The Barossa is bursting with autumn colour as Mother Nature throws her pre-winter rug over the vines and towns of the Valley after the hard work of Vintage 2014. Now, this magnificent 'Indian Summer' we're enjoying looks like extending through the coming weekend. So why not plan a visit to the Barossa this weekend - and to make the most of it, get our audio CDs to refresh your brain as your eyes take in the luscious colours of the Barossa in full autumn spendour!
There's something about the wursts of the Barossa Valley to fire up the mouth (...and the other end!) when you're looking for something to liven up your Ploughman's Lunch or picnic baskets as you enjoy South Australia's lingering 'Indian Summer'.
Team them up with a bottle of Barossa red, and you're in heaven!
Here's an idea for next weekend! Pack a lunch of dry biscuits and French sticks and get up to the Barossa. Call in at Jacobs Creek or Langmeil Wines and buy a bottle of Barossa shiraz, then grab a paté at Maggie Beers (not far off the Seppeltsfield Road), then on to Linke's Butchers In Nuriootpa to pick a stick of the best Wursts you'll find in Australia. Make your way to Menglers Hill, spread the blanket - and take in the vista of the Barossa in its late autumn light which inspired the early German settlers. Get our History and Provenance audio CD and take in the stories (including those of Linke's Butchery and Langmeil Wines) which make the Barossa Australia's premier tourist region. Great wine and food - and great memories which you'll remember forever. Bliss!
Barossa Talking Tours featured in the Gawler Bunyip newspaper this week - a good yarn, and photo with 'Nipper' Fechner of Tanunda's iconic Apex Bakery, who features on our History and Provenance audio CD disc, talking about the delights which come out of his 100 year old wood-fired 'Scotch' oven. To read the story, go to the on-line version by clicking on this link - http://www.bunyippress.com.au/audio-tours-for-barossa/ Enjoy!
And Langmeil is now stocking our Barossa talking Tour discs - the Barossa History and Provenance disc, and our Wine Appreciation for Cellar Door Visitors disc. Langmeil Winery is a 'must visit' if you're touring the Valley - and beyond the superb wines, you can now buy our discs there too!
As work proceeds, the cellar door has been moved a few metres east of the old cellar door - and offers a new experience, established as it is in the old Seppeltsfield Stables. With this 'Indian Summer' we are experiencing mid-May, with temperatures in the low 20's and fine sunny days, this is a perfect time to visit the Barossa - and to visit the new Seppeltsfield Cellar Door. Apart from location, nothing else as changed, with Seppeltsfield's fine 100 year old Tawnies still available. To learn more about Seppeltsfield and its history, complement your visit by getting our Talking Tour History and Provenance audio CD tour - and if you're into Seppeltsfield's wine offerings (including its lip-smacking tawnies!) hear from Seppeltsfield's 2012 Winemaker of the Year, Fiona Donald, on our Wine Appreciation for Cellar Door Visitors audio CD. Buy them on-line - or if you're coming up through Williamstown, get our discs at Winestains, or the Baker St Bakery (see posts below). Seppeltsfield will be stocking them too in the near future as they work through the logistics of their new cellar door.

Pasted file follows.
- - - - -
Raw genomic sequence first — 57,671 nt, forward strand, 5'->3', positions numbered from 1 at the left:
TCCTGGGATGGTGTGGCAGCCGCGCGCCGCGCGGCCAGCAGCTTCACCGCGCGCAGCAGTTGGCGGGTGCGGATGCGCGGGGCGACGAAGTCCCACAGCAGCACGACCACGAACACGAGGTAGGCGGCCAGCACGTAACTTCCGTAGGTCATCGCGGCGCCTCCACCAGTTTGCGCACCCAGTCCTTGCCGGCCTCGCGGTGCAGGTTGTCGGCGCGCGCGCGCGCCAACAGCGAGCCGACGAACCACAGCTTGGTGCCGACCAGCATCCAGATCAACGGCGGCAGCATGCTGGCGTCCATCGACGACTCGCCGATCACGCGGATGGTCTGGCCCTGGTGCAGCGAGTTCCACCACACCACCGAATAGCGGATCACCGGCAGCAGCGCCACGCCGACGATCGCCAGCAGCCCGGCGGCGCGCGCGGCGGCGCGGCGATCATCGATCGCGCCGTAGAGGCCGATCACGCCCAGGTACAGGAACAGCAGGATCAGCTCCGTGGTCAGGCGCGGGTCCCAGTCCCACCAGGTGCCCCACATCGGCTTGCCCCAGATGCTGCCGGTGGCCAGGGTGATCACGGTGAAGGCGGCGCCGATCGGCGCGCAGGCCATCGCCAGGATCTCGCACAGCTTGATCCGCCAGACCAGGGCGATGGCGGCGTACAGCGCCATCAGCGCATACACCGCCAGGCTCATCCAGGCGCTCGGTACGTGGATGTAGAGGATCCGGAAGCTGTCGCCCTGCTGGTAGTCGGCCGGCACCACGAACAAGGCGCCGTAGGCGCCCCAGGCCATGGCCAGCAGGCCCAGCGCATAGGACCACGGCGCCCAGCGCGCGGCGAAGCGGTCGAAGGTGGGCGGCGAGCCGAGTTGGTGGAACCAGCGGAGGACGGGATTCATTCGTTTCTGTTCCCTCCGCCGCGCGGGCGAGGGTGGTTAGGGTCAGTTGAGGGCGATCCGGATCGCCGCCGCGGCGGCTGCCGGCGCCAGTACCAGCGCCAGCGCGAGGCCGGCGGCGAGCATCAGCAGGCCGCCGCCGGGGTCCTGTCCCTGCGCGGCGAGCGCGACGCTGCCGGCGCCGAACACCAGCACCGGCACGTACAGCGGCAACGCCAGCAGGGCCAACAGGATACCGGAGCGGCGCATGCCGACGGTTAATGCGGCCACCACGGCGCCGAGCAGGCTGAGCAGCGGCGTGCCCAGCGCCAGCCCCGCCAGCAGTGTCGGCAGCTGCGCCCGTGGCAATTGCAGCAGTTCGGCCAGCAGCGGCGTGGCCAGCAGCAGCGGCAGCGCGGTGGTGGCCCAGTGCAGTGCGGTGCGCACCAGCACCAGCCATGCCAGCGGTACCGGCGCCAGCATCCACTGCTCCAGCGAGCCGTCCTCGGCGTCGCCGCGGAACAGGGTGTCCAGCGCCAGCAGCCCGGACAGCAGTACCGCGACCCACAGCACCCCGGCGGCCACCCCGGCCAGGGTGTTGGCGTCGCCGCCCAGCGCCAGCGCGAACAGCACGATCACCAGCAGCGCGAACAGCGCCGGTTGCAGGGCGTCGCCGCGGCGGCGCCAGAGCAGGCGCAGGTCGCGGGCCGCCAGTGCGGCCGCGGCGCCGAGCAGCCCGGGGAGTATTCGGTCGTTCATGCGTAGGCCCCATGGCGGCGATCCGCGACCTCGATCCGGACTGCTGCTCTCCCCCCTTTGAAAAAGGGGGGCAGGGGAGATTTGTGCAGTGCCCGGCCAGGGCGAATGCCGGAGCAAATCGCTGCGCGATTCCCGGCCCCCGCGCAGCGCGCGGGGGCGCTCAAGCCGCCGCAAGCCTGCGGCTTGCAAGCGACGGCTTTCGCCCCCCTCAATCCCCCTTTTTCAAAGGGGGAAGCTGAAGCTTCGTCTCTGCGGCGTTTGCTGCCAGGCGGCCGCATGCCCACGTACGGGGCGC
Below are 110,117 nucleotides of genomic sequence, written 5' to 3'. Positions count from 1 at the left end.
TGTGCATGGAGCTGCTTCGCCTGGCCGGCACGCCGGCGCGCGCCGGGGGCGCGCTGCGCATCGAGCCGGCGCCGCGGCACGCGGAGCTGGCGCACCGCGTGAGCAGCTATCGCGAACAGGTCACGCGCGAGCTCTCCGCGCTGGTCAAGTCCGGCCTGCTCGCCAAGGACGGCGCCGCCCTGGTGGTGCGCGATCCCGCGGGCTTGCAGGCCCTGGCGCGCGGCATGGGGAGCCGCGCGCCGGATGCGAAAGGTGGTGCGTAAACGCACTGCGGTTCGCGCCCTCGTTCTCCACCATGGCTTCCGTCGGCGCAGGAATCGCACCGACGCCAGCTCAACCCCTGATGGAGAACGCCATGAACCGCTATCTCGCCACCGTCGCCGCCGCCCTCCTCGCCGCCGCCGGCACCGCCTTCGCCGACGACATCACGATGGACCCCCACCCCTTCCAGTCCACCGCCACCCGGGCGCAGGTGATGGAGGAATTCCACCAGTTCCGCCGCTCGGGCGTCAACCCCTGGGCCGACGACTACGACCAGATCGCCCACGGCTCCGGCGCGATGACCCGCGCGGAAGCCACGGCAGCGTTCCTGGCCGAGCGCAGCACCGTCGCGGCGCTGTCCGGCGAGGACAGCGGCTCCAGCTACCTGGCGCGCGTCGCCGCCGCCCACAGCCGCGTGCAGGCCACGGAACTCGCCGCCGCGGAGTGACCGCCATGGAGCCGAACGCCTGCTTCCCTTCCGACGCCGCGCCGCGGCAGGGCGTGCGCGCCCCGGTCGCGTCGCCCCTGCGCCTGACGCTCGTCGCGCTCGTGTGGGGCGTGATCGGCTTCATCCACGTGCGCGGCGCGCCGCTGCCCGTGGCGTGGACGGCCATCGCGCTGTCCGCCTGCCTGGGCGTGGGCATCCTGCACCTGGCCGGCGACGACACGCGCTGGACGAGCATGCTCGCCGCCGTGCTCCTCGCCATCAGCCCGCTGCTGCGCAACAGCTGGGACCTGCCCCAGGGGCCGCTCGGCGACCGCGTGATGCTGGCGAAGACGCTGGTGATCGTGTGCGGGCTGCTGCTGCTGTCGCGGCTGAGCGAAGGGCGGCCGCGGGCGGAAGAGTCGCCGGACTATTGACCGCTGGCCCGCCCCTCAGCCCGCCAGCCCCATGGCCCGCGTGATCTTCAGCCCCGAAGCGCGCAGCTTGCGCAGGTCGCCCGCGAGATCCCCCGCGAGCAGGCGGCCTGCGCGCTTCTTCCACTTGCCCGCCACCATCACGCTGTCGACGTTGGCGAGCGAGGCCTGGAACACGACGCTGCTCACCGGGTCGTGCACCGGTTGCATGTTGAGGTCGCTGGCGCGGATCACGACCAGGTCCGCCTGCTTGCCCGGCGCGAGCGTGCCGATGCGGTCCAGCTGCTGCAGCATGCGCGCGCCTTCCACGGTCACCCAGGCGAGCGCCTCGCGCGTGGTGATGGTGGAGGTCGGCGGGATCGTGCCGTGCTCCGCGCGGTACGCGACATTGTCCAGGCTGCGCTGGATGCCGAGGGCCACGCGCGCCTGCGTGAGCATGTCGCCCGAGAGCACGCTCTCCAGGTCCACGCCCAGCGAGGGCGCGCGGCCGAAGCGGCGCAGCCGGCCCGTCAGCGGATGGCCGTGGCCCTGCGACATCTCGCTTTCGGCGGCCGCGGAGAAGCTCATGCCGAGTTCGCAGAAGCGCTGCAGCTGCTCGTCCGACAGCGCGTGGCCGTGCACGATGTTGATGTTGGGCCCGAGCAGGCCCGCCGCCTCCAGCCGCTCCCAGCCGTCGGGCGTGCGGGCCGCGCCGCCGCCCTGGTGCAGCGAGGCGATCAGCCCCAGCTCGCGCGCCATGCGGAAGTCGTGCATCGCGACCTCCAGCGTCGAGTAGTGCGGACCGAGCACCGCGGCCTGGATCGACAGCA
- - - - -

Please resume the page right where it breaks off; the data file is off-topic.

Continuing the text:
Despite the weather, good numbers were reported and Barossa participants did their best in trying conditions, promoting the Barossa and their wines.
Was it a success? Well the compliant mainstream media reported it was, but many visitors have reported it did not quite reach the same heights as earlier events run under food guru Ian Parmenter who fell out of favour with the event's organisers after the last Tasting Australia event on the banks of the River Torrens two years ago.
Our view? Well yes, we have to agree. Move the event to a bigger venue next time - and the food and wine experiences (more restaurants next time please!) should be separated, as they used to be. Nevertheless, any exposure is good exposure, as they say!
If you're coming up to the Barossa for Mothers Day, call in to the Baker St Bakery in Williamstown (the prettiest drive to the Barossa from Adelaide) for a coffee or cake - and to buy our Barossa Talking Tours discs!
Yep, our Tours are now available at Baker St Bakery - or if you prefer, at Winestains Gallery and micro-cellar door, about 50 metres down the road from the Bakery, toward Lyndoch.
Hell! Why not visit both? A coffee at Baker St, then call in on Kristal at Winestains and take in the delights of her Galley - and your first wine tasting in the Barossa! A great start to your Mothers Day in the Barossa!
Barossa Talking Tours provides an entertaining and informative look at the Barossa Valley as an audio tour - perfect for car or caravan!